Papal Trip Needs to Bring More Attention to Persecuted Christians

Last week, the Holy Father visited Iraq for three days before returning home Monday morning.

While the Pope was in Iraq, he met with local governmental and civic leaders, the diplomatic corps, bishops, clergy, religious, and seminarians. On Saturday, March 6, His Holiness celebrated Holy Mass in the Cathedral of St. Joseph in Baghdad. He also met with the Grand Ayatollah Ali Al-Husaymi in Najaf. On Sunday, March 6, the Pope went to Irbil and Mosul and recited a prayer of suffrage for the victims of war at Hosh al-Bieaa (Church Square). Additionally, he went to Qaraqosh, where he met with locals at the Church of the Immaculate Conception and then returned to Irbil, where he offered a public Sunday Mass at Franso Hariri stadium.

Perhaps most fascinating, His Holiness went to Nassiriya for an interreligious meeting at the Plain of Ur. There, Pope Francis was at Abraham’s birthplace, the Father in Faith of the world’s three great monotheistic religions: Christianity, Judaism, and Islam.

At this meeting, Pope Francis held an interreligious prayer service attended by Christians, Muslims, Mandaean-Sabaean, Yazidi, and other religious minorities present in Iraq. The focus was on harmony between religious groups in a service the Vatican has named “Prayer for the sons and daughters of Abraham.”

By having a meeting and a prayer service in Ur, His Holiness was reminding the world of the shared religious roots which all monotheistic religions have in the person of Abraham, who before being called by the Lord in the Book of Genesis to go out to a far land lived in Ur.

It was also essential while he was visiting Iraq that Pope Francis drew the world’s attention to the suffering, the persecution, and the martyrdom of the Christian people in the area.

The terrorist group ISIS destroyed so many sites in Iraq, especially ancient Christian ones, and also massacred Christian people. We often think of the age of Christian martyrdom as having passed in the early Church. This is not the case. In fact, more Christians have been martyred in the 20th and 21st centuries than in any other time of history.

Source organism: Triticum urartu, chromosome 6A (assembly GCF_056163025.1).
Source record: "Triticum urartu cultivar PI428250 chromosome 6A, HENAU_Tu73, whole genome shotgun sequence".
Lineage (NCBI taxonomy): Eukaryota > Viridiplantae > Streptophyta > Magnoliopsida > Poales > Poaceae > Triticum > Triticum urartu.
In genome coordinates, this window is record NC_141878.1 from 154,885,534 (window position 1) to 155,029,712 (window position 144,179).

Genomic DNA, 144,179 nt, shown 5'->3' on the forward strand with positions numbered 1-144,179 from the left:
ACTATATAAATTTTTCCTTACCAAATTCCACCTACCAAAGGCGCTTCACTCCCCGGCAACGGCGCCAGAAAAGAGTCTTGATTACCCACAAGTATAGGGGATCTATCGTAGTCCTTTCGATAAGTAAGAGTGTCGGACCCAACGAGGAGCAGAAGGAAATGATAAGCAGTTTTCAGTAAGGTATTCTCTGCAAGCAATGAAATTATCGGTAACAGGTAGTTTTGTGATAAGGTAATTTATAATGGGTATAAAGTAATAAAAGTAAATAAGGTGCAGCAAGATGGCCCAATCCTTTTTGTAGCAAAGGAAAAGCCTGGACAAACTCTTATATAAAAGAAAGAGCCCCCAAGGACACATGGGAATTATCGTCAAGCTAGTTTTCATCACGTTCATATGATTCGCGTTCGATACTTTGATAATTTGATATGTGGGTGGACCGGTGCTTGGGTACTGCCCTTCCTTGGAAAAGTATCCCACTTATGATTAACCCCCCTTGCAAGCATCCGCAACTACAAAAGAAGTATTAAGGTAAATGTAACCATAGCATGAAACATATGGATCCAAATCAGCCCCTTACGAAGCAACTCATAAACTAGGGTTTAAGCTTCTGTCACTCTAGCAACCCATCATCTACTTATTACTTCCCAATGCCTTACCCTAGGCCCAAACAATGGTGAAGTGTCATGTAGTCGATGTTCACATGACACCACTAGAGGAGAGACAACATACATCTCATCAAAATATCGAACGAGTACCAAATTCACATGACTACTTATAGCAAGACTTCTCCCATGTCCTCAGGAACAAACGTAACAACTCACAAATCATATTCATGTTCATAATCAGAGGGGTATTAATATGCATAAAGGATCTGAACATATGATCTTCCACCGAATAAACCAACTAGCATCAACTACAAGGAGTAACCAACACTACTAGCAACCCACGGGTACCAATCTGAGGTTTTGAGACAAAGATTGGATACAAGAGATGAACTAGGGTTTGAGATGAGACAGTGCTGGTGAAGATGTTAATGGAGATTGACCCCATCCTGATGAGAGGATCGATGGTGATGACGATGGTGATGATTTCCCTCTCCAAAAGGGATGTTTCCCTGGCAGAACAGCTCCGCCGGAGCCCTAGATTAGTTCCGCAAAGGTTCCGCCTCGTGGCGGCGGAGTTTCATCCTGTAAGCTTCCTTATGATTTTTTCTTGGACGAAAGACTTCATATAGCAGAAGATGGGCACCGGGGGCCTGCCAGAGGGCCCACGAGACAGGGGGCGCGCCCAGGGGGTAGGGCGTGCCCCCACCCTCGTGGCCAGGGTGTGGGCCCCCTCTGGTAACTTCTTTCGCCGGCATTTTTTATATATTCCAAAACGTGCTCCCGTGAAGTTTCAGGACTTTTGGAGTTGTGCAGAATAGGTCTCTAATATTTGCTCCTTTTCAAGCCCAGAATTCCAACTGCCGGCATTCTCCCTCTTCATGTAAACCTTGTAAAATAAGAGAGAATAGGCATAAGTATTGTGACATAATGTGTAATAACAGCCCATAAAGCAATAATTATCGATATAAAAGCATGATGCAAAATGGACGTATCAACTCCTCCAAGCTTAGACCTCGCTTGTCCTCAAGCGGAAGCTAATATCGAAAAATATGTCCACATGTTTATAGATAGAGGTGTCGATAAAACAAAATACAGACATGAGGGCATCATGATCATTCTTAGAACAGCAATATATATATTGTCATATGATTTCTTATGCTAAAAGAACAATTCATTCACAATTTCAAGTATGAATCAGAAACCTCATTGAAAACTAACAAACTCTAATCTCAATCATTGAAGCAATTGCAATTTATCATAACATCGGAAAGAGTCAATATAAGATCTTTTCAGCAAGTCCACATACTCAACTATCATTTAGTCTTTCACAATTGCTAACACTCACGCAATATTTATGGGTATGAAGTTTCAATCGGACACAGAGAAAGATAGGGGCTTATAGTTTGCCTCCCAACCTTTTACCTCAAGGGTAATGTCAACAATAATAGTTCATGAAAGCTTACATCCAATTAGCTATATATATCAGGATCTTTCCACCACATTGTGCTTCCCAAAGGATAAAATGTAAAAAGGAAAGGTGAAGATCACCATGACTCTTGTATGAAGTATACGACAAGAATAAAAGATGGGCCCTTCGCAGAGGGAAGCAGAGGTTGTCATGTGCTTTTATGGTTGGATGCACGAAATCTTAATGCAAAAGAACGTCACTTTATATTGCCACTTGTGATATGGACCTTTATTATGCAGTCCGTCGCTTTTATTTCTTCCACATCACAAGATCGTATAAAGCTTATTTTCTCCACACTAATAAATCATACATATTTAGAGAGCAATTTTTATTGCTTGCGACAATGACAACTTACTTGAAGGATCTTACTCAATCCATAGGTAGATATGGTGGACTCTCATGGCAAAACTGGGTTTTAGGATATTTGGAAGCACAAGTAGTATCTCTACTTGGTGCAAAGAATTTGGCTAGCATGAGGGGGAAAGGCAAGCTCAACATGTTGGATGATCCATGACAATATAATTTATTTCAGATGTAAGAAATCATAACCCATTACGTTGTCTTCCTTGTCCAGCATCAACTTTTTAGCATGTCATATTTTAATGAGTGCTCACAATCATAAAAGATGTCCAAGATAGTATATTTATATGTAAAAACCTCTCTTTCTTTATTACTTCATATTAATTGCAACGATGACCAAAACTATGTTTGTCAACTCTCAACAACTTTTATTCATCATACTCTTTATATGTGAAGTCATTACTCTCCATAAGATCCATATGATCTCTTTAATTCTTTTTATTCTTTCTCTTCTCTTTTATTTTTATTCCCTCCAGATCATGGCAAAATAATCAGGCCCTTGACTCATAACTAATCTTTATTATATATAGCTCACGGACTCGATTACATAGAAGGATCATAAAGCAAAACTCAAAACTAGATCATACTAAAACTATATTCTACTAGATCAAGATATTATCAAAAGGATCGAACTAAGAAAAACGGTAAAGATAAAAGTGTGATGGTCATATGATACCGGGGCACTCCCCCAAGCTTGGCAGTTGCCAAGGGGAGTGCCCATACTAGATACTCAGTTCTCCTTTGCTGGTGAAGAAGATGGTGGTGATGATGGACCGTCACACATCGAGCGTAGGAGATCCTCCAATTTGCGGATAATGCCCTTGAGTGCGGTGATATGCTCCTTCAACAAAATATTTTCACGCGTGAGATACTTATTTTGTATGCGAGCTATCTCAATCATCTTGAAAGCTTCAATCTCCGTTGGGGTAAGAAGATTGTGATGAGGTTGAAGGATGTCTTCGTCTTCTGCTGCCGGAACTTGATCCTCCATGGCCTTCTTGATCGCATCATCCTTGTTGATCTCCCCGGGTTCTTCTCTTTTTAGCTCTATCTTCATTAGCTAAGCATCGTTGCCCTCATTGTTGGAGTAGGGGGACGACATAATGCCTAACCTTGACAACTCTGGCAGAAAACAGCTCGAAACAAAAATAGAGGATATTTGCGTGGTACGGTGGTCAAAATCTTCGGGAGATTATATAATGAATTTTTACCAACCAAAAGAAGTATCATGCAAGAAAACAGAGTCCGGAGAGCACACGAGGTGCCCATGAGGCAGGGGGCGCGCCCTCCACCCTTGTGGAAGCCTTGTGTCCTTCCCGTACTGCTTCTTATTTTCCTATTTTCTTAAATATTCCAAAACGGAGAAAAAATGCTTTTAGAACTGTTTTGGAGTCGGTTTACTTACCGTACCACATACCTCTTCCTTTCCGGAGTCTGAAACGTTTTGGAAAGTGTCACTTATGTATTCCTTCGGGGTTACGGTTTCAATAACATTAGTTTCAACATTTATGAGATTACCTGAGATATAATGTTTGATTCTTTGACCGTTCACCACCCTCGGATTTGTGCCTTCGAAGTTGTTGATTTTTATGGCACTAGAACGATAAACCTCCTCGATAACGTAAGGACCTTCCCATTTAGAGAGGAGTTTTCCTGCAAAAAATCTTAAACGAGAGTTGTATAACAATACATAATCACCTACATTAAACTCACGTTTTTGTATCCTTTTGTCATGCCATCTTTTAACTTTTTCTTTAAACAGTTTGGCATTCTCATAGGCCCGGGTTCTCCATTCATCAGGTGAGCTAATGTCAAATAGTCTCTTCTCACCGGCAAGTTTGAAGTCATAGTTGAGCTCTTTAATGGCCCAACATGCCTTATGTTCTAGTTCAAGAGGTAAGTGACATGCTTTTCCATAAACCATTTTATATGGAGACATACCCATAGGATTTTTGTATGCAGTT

Tertullian, an early Church writer, in his work, Apologeticus, stated: “The blood of the martyrs is the seed of the Church.”

Indeed, this is the case. The martyrs make the faith credible. They are the ultimate expression of the credibility of Divine Revelation. In 2015, when ISIS savagely murdered 20 Egyptian and one Ghanaian man on January 15, and then later had the audacity to release the video a month later stating that “Rome is next,” their plan backfired. Instead of provoking fear into the hearts of the Christian world, for those that believe, these 20 Coptic Christians and one Muslim, Matthew Ayariga, baptized by blood, was convinced of the truth of the Christian faith due to the witness of his fellow workers. “Their God is my God. I will go with them,”  he uttered even when his executioners could have pardoned him.

This week, thank God for the success of our Holy Father, Pope Francis’ apostolic visit. He had much to do while there, praying for peace in the area, recognizing the common sonship of all monotheists under Abraham, and, perhaps most importantly, giving hope to the Christians of Iraq and indeed to all Christians in the Middle East. Our sisters and brothers there are suffering. May we never lose sight that the blood of the martyrs is the seed of the Christian faith.